Woven Identities: Socioeconomic Change, Women’s Agency, and the Making of a Heritage Art in Jølster, Norway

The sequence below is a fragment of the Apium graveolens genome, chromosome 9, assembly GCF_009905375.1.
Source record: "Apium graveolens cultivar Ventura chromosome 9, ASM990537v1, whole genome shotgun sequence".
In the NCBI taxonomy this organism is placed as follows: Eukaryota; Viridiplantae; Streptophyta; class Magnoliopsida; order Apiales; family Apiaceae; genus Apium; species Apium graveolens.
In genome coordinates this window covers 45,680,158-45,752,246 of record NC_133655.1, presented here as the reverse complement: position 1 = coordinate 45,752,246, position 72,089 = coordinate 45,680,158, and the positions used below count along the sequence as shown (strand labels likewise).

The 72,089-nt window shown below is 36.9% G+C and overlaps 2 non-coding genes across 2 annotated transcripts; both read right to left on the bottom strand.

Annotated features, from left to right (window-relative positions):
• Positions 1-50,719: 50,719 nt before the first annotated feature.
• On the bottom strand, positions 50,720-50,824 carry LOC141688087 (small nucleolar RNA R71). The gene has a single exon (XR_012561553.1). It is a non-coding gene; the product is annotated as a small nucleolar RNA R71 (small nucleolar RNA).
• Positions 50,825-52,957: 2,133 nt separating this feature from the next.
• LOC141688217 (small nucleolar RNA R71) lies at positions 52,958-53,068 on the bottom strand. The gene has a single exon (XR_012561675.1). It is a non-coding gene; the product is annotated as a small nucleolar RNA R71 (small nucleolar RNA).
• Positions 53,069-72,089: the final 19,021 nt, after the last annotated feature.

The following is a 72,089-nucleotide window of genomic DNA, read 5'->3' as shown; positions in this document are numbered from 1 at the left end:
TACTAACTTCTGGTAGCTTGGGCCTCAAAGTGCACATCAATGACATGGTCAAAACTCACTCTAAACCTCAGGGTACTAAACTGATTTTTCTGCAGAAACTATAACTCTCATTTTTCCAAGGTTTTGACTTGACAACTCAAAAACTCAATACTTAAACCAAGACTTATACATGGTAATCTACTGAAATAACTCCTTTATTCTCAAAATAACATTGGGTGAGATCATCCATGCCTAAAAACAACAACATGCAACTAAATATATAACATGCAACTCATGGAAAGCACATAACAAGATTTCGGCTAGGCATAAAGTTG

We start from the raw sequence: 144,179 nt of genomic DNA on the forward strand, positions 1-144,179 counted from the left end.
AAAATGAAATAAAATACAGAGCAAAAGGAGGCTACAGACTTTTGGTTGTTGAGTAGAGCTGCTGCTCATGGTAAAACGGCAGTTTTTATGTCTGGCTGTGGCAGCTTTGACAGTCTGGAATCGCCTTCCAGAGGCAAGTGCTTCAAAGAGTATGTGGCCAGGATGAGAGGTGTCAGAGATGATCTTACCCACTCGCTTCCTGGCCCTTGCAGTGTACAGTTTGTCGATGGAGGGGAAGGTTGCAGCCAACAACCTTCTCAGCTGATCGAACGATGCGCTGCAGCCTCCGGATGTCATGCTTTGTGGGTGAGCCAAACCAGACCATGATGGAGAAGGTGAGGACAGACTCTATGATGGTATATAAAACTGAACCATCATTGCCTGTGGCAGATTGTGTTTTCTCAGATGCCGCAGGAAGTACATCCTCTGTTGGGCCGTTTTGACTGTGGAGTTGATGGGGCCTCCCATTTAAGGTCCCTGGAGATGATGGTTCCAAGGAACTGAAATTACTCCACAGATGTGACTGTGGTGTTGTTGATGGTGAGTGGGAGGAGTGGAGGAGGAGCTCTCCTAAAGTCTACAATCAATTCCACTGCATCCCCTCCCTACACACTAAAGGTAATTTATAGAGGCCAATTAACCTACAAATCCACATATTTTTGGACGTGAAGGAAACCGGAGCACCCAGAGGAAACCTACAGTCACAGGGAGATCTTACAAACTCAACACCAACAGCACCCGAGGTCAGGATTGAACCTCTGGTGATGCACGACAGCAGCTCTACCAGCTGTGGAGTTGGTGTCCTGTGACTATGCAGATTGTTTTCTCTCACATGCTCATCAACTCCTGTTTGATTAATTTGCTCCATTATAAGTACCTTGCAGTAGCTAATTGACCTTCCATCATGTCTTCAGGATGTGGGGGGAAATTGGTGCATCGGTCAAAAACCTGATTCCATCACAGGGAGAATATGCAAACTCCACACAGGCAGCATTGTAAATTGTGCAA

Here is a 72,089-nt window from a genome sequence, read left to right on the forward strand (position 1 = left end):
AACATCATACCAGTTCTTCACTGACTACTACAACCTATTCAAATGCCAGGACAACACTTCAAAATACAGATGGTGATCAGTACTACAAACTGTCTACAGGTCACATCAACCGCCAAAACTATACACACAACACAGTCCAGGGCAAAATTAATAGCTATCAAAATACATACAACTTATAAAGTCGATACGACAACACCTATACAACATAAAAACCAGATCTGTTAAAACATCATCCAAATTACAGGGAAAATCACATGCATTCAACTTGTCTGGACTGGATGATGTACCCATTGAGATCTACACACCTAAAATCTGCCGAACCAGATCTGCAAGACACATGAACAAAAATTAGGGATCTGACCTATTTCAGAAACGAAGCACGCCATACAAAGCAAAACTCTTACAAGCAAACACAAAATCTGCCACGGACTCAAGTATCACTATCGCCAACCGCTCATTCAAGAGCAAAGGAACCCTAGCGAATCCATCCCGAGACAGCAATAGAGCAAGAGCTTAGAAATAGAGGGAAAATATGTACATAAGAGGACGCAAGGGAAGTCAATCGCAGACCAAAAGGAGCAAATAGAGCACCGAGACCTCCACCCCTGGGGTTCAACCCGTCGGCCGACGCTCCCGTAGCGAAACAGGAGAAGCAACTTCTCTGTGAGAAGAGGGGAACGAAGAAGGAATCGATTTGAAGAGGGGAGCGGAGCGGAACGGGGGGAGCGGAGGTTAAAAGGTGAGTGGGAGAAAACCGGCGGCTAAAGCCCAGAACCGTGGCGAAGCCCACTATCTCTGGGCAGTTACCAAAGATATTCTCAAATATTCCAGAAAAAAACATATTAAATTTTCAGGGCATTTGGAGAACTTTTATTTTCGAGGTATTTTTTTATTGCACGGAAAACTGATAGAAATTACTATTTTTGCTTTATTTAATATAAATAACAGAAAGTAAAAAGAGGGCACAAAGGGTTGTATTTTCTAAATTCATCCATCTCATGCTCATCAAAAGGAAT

AbstractThis article focuses on the recent history and contemporary practice of a kind of traditional tapestry weaving known as smettvev in the rural county of Jølster in mountainous western Norway. Jølster has a rich fibre arts tradition and a rapidly changing society and economy, which make it an exemplary study in material culture as its fibre arts transform to accommodate these changes. This article draws on ethnographic research and interviews with representative practitioners and community members to examine how conceptions about producer and audience identity and the role of this art form in everyday life have evolved in light of changing context. The article furthermore discusses the ways in which the forms and motifs associated with smettvev are being re-appropriated by local contemporary artists working in other mediums, as well as by individuals and institutions who see smettvev as a symbol of local identity and heritage.
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